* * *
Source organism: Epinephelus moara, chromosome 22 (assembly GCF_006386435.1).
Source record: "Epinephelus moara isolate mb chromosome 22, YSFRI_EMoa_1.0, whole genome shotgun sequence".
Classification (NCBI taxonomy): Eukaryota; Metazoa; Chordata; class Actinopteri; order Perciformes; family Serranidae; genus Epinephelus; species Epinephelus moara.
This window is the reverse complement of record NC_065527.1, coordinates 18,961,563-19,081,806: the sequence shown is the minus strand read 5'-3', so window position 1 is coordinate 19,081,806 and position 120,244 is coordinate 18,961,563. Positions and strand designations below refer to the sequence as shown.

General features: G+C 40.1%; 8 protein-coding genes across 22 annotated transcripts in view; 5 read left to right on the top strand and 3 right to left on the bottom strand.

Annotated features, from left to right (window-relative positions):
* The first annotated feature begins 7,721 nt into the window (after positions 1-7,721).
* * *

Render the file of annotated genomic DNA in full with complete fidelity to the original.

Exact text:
Source organism: Epinephelus moara, chromosome 22 (assembly GCF_006386435.1).
Source record: "Epinephelus moara isolate mb chromosome 22, YSFRI_EMoa_1.0, whole genome shotgun sequence".
Classification (NCBI taxonomy): Eukaryota; Metazoa; Chordata; class Actinopteri; order Perciformes; family Serranidae; genus Epinephelus; species Epinephelus moara.
This window is the reverse complement of record NC_065527.1, coordinates 18,961,563-19,081,806: the sequence shown is the minus strand read 5'-3', so window position 1 is coordinate 19,081,806 and position 120,244 is coordinate 18,961,563. Positions and strand designations below refer to the sequence as shown.

General features: G+C 40.1%; 8 protein-coding genes across 22 annotated transcripts in view; 5 read left to right on the top strand and 3 right to left on the bottom strand.

Annotated features, from left to right (window-relative positions):
* The first annotated feature begins 7,721 nt into the window (after positions 1-7,721).